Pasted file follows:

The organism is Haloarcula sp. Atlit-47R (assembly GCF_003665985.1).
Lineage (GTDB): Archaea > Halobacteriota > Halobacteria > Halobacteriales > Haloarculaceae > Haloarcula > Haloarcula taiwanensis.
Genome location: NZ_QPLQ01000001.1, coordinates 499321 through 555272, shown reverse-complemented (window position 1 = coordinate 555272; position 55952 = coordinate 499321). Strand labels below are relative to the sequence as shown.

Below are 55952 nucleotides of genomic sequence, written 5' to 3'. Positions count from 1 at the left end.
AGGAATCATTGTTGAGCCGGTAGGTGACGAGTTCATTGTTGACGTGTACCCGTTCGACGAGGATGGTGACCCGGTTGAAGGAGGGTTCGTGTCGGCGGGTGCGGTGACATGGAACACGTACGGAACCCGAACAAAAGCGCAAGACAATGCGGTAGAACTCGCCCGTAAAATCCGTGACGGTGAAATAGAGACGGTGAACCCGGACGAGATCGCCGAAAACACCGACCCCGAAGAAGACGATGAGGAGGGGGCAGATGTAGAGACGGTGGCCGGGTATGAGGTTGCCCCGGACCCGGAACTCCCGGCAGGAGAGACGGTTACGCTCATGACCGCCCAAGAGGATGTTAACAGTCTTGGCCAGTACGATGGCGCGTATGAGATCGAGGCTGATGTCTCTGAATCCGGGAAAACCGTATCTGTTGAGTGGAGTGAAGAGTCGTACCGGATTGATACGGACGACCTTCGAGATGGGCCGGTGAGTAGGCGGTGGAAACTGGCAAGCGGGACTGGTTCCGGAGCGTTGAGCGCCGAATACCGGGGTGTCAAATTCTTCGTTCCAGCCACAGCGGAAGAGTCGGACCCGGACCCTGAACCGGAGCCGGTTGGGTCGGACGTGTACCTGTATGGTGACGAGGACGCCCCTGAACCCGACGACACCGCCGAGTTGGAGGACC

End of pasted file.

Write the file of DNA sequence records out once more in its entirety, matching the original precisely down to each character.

The organism is Haloarcula sp. Atlit-47R (assembly GCF_003665985.1).
Lineage (GTDB): Archaea > Halobacteriota > Halobacteria > Halobacteriales > Haloarculaceae > Haloarcula > Haloarcula taiwanensis.
Genome location: NZ_QPLQ01000001.1, coordinates 499321 through 555272, shown reverse-complemented (window position 1 = coordinate 555272; position 55952 = coordinate 499321). Strand labels below are relative to the sequence as shown.

Below are 55952 nucleotides of genomic sequence, written 5' to 3'. Positions count from 1 at the left end.
AGGAATCATTGTTGAGCCGGTAGGTGACGAGTTCATTGTTGACGTGTACCCGTTCGACGAGGATGGTGACCCGGTTGAAGGAGGGTTCGTGTCGGCGGGTGCGGTGACATGGAACACGTACGGAACCCGAACAAAAGCGCAAGACAATGCGGTAGAACTCGCCCGTAAAATCCGTGACGGTGAAATAGAGACGGTGAACCCGGACGAGATCGCCGAAAACACCGACCCCGAAGAAGACGATGAGGAGGGGGCAGATGTAGAGACGGTGGCCGGGTATGAGGTTGCCCCGGACCCGGAACTCCCGGCAGGAGAGACGGTTACGCTCATGACCGCCCAAGAGGATGTTAACAGTCTTGGCCAGTACGATGGCGCGTATGAGATCGAGGCTGATGTCTCTGAATCCGGGAAAACCGTATCTGTTGAGTGGAGTGAAGAGTCGTACCGGATTGATACGGACGACCTTCGAGATGGGCCGGTGAGTAGGCGGTGGAAACTGGCAAGCGGGACTGGTTCCGGAGCGTTGAGCGCCGAATACCGGGGTGTCAAATTCTTCGTTCCAGCCACAGCGGAAGAGTCGGACCCGGACCCTGAACCGGAGCCGGTTGGGTCGGACGTGTACCTGTATGGTGACGAGGACGCCCCTGAACCCGACGACACCGCCGAGTTGGAGGACC